Over the years, engineers have been pushing the boundaries of wind tunnel technology to achieve accurate, reliable and repeatable testing. This has resulted in the development of a variety of different types of wind tunnel, each with their own advantages and disadvantages.
However, whatever the wind tunnel type, the most important area is the test section. This is where the item being tested is positioned and measured. Consequently, it's vital to achieve good flow characteristics in this area including low turbulence intensity, uniform flow velocity and a thin boundary layer.
Early wind tunnels were what are now referred to as open circuit tunnels. These variants essentially pull air in at one end of a building and exhaust it from the other. This makes them relatively cheap and simple to build, but are generally not used for very high accuracy applications. They are expensive to run and also don’t produce the best flow quality because they are always processing fresh intake air.
Closed circuit tunnels, on the other hand, recirculate the same air mass around a closed loop, saving energy. In doing so, once initially up to speed, the fan is only needed to make up for losses as the air travels round the loop. However, one of the disadvantages of this type of tunnel is that the air is heated as it circulates, and so requires cooling.
This type of tunnel is generally designed to generate much higher quality flow and so are more complicated and expensive to install. A typical layout consists of a fan, turning vanes, a cooler, a settling chamber and a series of grids and meshes.
The fan is driven by an electric motor, which for larger applications can have a power of up to 1MW. The turning vanes are located at each corner of the loop and help turn the flow cleanly with as little loss as possible. While a series of grids and meshes straighten the flow and reduce turbulence in the settling chamber.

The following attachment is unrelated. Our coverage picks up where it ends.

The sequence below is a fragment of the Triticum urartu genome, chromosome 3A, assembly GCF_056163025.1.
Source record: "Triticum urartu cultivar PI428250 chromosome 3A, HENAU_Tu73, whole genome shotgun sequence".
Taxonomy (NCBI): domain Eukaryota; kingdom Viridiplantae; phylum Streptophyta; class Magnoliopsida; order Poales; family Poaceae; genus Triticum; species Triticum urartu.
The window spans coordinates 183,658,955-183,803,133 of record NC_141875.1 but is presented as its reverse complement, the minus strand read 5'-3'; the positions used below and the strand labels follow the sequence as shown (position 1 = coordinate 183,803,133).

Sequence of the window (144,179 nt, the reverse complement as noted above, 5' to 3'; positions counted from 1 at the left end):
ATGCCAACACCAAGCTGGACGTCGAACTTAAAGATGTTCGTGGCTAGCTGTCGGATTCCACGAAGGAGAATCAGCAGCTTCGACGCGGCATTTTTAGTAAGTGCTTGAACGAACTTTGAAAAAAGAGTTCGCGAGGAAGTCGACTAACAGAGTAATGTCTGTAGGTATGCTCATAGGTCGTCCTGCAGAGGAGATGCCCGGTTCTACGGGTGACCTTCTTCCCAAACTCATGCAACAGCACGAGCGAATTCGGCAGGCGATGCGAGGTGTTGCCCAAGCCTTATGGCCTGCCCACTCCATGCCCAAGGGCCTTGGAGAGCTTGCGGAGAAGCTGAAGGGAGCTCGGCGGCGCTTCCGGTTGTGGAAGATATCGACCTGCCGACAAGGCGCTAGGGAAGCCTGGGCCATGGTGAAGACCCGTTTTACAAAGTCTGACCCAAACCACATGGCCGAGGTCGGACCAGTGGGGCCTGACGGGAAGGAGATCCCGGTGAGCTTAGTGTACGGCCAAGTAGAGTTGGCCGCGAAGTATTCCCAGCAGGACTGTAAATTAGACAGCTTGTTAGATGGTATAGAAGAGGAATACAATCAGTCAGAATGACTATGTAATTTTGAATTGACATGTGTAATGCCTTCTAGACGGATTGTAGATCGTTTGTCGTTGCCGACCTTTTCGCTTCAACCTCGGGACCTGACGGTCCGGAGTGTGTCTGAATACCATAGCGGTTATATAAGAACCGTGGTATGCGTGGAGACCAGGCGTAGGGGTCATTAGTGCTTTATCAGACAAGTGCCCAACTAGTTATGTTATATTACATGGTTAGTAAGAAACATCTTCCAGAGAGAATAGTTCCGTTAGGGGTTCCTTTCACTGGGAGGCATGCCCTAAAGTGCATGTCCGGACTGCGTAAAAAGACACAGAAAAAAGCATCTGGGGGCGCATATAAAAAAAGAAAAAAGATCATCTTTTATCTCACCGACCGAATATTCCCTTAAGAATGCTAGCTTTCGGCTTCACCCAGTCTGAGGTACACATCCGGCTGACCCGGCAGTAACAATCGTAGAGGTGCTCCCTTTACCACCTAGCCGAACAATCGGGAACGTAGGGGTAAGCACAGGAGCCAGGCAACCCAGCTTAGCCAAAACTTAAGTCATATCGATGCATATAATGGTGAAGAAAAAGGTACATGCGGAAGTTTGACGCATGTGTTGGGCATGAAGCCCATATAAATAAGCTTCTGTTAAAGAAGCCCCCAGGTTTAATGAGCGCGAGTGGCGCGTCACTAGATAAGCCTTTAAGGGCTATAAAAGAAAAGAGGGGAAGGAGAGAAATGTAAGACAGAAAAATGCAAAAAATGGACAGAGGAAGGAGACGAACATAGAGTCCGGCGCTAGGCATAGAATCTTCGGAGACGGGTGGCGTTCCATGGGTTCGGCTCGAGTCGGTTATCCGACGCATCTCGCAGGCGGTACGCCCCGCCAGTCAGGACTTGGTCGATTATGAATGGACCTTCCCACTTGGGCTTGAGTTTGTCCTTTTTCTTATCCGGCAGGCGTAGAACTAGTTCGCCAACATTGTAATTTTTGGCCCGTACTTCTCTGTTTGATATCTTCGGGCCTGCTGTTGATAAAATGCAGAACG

Another type of tunnel is the pressurised, or variable density tunnel. This is designed to make use of the density term of the Reynolds number calculation. By pressurising the air in the tunnel its density increases which allows high speed-equivalent testing in a tunnel with a lower air speed capability.
These tunnels are often used for high-speed aircraft testing where matching Mach number and Reynolds number together can be very important. Other tunnels use gases like super-cooled nitrogen to achieve the same effect. It is often surprising how long these technologies have been around, as the NACA variable density tunnel from the 1920s below highlights.
Many tunnels have an open test section, particularly when they are used for full size applications like road cars. They tend to have very large test sections with no walls close to the test item. This makes them very flexible, at the sacrifice of some accuracy.
The nature of this type of tunnel lends itself to climatic and aero-acoustic tunnels. Climatic tunnels can vary the humidity as well as run at temperatures between -35degC to +50degC. Although, these tunnels are usually used for durability testing rather than ultimate aerodynamic performance.